SERVO's: Introduction to Servo's
A servomotor is a rotary or linear actuator that allows for precise control of angular or linear position, velocity and acceleration.
It consists of a motor coupled to a sensor or sensors that provide either position or velocity feedback.
Servomotors are not a specific class of motor.
Servomotor is a term used to refer to motors suitable for use in a closed-loop control systems utilising
negative feedback to correct the performance of a mechanism and is defined by its function.
They are particularly suited for use in applications such as robotics, CNC machinery or automated manufacturing.
STEPPER MOTORS: Introduction to Stepper motors
There are four main types of stepper motors.
Permanent magnet stepper
2.Hybrid synchronous stepper
3.Variable reluctance stepper
4.Lavet type stepping motor
Permanent magnet motors use a permanent magnet (PM) in the rotor and operate on the attraction or repulsion between the rotor PM and the stator electromagnets.
Hybrid stepper motors are named because they use a combination of PM and VR techniques to achieve maximum power in a small package size.
Variable reluctance (VR) motors have a plain iron rotor and operate based on the principle that minimum reluctance occurs with minimum gap.
Lavet type stepping motors are a special kind of single-phase stepping motor.
HMI / PLC's
PLC Code, "Keep it Simple" Ladder Logic
MACHINE SAFETY: Guide to Machinery (Safety) Regulations
Machinery (Safety) Regulations 2008, as amended by the Supply of Machinery (Safety) (Amendment) Regulations 2011.
All new machinery in scope of the Machinery Directive has to be designed and constructed to meet common minimum European requirements for safety.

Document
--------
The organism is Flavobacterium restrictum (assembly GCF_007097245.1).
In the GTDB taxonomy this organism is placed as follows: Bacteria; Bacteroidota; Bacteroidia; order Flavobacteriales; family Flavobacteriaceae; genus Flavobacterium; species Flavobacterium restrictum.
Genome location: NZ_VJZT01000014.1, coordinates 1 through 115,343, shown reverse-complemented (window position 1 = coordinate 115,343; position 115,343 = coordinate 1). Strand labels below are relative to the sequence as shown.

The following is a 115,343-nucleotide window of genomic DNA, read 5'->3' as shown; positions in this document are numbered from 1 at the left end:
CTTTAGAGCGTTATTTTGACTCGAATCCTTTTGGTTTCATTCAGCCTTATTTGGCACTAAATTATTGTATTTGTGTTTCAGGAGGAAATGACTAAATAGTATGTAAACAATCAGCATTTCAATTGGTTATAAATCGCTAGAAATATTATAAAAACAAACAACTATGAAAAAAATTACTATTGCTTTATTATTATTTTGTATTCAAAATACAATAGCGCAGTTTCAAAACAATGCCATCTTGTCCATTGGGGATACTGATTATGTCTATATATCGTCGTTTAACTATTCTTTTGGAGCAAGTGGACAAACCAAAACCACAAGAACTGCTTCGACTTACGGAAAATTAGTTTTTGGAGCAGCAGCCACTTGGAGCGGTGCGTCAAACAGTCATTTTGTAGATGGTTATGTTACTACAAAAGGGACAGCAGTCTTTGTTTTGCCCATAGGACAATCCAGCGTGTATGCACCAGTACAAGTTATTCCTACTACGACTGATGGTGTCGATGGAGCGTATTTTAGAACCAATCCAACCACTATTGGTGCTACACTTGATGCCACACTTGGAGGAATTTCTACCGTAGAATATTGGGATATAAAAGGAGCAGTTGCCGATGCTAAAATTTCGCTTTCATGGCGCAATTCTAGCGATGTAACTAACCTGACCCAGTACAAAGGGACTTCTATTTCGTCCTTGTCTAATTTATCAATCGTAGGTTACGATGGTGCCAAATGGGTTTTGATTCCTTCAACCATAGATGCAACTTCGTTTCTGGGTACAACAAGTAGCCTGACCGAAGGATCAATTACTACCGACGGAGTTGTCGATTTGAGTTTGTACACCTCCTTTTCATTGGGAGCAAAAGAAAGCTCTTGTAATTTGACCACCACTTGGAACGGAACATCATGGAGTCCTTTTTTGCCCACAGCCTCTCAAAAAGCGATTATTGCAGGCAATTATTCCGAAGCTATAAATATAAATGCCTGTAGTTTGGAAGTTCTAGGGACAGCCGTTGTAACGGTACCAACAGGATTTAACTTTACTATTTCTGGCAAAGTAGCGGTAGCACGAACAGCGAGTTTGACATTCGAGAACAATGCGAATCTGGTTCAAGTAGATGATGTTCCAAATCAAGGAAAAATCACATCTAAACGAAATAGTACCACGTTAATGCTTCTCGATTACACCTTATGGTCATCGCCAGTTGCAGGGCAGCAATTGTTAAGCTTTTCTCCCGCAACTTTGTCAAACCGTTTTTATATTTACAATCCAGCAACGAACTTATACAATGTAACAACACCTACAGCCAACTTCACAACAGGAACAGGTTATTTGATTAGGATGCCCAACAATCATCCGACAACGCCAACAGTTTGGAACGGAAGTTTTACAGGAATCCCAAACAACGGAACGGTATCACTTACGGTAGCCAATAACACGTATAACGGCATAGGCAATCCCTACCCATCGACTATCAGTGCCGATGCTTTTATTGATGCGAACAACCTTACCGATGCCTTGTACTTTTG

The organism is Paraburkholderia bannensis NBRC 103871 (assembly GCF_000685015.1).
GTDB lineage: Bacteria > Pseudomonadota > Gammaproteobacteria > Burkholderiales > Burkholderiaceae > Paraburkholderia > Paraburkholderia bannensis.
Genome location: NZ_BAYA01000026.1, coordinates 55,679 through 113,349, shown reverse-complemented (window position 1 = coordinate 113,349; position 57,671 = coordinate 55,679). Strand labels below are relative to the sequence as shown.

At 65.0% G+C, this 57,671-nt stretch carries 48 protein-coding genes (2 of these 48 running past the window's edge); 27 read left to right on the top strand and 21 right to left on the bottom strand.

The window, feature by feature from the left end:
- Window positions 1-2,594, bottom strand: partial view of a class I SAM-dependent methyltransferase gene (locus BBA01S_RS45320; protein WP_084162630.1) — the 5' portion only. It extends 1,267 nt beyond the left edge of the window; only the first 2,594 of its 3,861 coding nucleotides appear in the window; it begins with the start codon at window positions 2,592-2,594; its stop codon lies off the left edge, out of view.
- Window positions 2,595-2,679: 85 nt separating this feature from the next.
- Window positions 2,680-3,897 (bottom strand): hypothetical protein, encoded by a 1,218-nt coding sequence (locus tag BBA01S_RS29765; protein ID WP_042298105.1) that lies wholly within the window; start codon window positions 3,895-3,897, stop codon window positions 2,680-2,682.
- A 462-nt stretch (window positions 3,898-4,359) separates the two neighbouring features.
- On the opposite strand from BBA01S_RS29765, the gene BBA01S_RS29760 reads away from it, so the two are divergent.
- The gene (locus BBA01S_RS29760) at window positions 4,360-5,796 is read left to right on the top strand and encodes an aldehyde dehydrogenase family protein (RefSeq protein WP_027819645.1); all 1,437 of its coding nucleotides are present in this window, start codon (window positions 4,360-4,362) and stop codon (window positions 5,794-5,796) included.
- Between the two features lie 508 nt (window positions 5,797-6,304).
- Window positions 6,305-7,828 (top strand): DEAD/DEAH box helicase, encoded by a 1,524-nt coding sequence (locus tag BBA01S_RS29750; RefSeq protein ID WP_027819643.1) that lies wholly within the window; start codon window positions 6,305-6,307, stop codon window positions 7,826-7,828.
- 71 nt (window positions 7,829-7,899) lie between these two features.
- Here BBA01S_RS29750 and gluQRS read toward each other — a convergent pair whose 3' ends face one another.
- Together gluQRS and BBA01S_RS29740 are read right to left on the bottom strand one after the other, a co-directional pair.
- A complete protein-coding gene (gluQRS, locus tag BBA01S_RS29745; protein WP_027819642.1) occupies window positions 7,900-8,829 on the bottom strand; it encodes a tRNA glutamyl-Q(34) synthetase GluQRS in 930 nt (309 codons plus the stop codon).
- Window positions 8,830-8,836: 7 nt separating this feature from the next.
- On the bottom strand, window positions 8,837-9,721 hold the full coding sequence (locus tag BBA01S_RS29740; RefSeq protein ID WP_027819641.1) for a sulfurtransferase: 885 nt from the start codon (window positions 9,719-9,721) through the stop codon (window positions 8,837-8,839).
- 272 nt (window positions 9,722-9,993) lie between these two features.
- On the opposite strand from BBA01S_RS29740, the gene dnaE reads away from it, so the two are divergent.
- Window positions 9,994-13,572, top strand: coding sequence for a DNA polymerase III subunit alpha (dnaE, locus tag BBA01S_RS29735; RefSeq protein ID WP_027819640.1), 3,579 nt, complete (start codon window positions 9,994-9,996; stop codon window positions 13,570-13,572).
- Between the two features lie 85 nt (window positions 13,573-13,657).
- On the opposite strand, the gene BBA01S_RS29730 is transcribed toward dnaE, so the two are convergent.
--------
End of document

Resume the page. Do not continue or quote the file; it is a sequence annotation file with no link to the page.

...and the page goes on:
The outward signs of compliance are CE marking on the equipment and a document (Declaration of Conformity) issued by the Responsible Person (normally the manufacturer) declaring the product's conformity.
To achieve compliance the Responsible Person must undertake a conformity assessment process to meet the Directive's obligations.
This includes meeting all relevant essential health and safety requirements (EHSRs) for the product, producing comprehensive user instructions, and showing how compliance has been achieved in the technical file.
For certain higher risk products the conformity assessment process will normally require the use of an independent Notified Body.
CNC: Computerised Numerical Control (CNC)
"CNC" refers specifically to the computer control of machine tools.
The main purpose of CNC Milling Machines is to repeatedly manufacture complex parts in metal or other materials.
Using a specially coded program. This specially coded program in a notation called G-code.
G-codes represent specific CNC Milling functions in alphanumeric format.
CNC Milling was developed in the late 1940's and early 1950's by the MIT Servomechanism Laboratory.
EMC: Electromagnetic Compatibility (EMC) Directive